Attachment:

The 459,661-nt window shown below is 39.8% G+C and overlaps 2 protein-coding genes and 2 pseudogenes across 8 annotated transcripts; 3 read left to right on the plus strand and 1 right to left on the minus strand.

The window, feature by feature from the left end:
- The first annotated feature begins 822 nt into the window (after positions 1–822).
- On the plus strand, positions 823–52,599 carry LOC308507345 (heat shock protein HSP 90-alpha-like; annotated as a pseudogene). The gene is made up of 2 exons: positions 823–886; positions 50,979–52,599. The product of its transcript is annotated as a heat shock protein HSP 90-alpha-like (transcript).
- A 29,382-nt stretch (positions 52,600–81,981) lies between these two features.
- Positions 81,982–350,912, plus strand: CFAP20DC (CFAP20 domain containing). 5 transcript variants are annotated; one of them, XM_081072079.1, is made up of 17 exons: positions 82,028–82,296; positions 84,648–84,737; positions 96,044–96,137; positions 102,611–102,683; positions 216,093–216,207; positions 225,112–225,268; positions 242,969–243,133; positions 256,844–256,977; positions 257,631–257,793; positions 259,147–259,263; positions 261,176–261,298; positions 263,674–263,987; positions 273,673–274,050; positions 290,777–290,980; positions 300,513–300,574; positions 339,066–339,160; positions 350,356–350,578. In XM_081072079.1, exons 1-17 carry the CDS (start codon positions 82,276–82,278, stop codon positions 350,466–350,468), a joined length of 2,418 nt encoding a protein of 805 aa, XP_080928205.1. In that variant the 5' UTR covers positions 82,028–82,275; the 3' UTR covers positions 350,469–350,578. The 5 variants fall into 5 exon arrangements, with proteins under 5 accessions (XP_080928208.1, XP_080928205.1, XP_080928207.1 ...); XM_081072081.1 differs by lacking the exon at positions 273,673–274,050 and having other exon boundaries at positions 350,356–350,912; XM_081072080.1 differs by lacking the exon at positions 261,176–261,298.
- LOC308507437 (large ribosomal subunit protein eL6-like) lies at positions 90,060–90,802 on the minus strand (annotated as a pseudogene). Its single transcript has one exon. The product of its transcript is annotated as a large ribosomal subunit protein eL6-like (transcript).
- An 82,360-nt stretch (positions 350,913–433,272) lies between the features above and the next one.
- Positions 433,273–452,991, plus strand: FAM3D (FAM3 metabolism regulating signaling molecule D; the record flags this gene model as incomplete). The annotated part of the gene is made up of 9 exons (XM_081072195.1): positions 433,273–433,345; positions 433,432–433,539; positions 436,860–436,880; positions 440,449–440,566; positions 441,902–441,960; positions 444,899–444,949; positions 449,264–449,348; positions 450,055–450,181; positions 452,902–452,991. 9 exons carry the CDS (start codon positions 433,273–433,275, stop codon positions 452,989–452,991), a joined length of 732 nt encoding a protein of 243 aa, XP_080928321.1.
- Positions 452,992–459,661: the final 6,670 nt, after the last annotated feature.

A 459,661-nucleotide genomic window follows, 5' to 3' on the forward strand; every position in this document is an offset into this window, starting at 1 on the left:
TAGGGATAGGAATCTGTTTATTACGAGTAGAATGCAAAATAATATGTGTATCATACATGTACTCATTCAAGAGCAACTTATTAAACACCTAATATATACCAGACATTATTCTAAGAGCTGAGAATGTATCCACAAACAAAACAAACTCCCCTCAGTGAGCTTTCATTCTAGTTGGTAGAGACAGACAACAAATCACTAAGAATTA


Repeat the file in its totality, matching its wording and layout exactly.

The 459,661-nt window shown below is 39.8% G+C and overlaps 2 protein-coding genes and 2 pseudogenes across 8 annotated transcripts; 3 read left to right on the plus strand and 1 right to left on the minus strand.

The window, feature by feature from the left end:
- The first annotated feature begins 822 nt into the window (after positions 1–822).
- On the plus strand, positions 823–52,599 carry LOC308507345 (heat shock protein HSP 90-alpha-like; annotated as a pseudogene). The gene is made up of 2 exons: positions 823–886; positions 50,979–52,599. The product of its transcript is annotated as a heat shock protein HSP 90-alpha-like (transcript).
- A 29,382-nt stretch (positions 52,600–81,981) lies between these two features.
- Positions 81,982–350,912, plus strand: CFAP20DC (CFAP20 domain containing). 5 transcript variants are annotated; one of them, XM_081072079.1, is made up of 17 exons: positions 82,028–82,296; positions 84,648–84,737; positions 96,044–96,137; positions 102,611–102,683; positions 216,093–216,207; positions 225,112–225,268; positions 242,969–243,133; positions 256,844–256,977; positions 257,631–257,793; positions 259,147–259,263; positions 261,176–261,298; positions 263,674–263,987; positions 273,673–274,050; positions 290,777–290,980; positions 300,513–300,574; positions 339,066–339,160; positions 350,356–350,578. In XM_081072079.1, exons 1-17 carry the CDS (start codon positions 82,276–82,278, stop codon positions 350,466–350,468), a joined length of 2,418 nt encoding a protein of 805 aa, XP_080928205.1. In that variant the 5' UTR covers positions 82,028–82,275; the 3' UTR covers positions 350,469–350,578. The 5 variants fall into 5 exon arrangements, with proteins under 5 accessions (XP_080928208.1, XP_080928205.1, XP_080928207.1 ...); XM_081072081.1 differs by lacking the exon at positions 273,673–274,050 and having other exon boundaries at positions 350,356–350,912; XM_081072080.1 differs by lacking the exon at positions 261,176–261,298.
- LOC308507437 (large ribosomal subunit protein eL6-like) lies at positions 90,060–90,802 on the minus strand (annotated as a pseudogene). Its single transcript has one exon. The product of its transcript is annotated as a large ribosomal subunit protein eL6-like (transcript).
- An 82,360-nt stretch (positions 350,913–433,272) lies between the features above and the next one.
- Positions 433,273–452,991, plus strand: FAM3D (FAM3 metabolism regulating signaling molecule D; the record flags this gene model as incomplete). The annotated part of the gene is made up of 9 exons (XM_081072195.1): positions 433,273–433,345; positions 433,432–433,539; positions 436,860–436,880; positions 440,449–440,566; positions 441,902–441,960; positions 444,899–444,949; positions 449,264–449,348; positions 450,055–450,181; positions 452,902–452,991. 9 exons carry the CDS (start codon positions 433,273–433,275, stop codon positions 452,989–452,991), a joined length of 732 nt encoding a protein of 243 aa, XP_080928321.1.
- Positions 452,992–459,661: the final 6,670 nt, after the last annotated feature.

A 459,661-nucleotide genomic window follows, 5' to 3' on the forward strand; every position in this document is an offset into this window, starting at 1 on the left:
TAGGGATAGGAATCTGTTTATTACGAGTAGAATGCAAAATAATATGTGTATCATACATGTACTCATTCAAGAGCAACTTATTAAACACCTAATATATACCAGACATTATTCTAAGAGCTGAGAATGTATCCACAAACAAAACAAACTCCCCTCAGTGAGCTTTCATTCTAGTTGGTAGAGACAGACAACAAATCACTAAGAATTA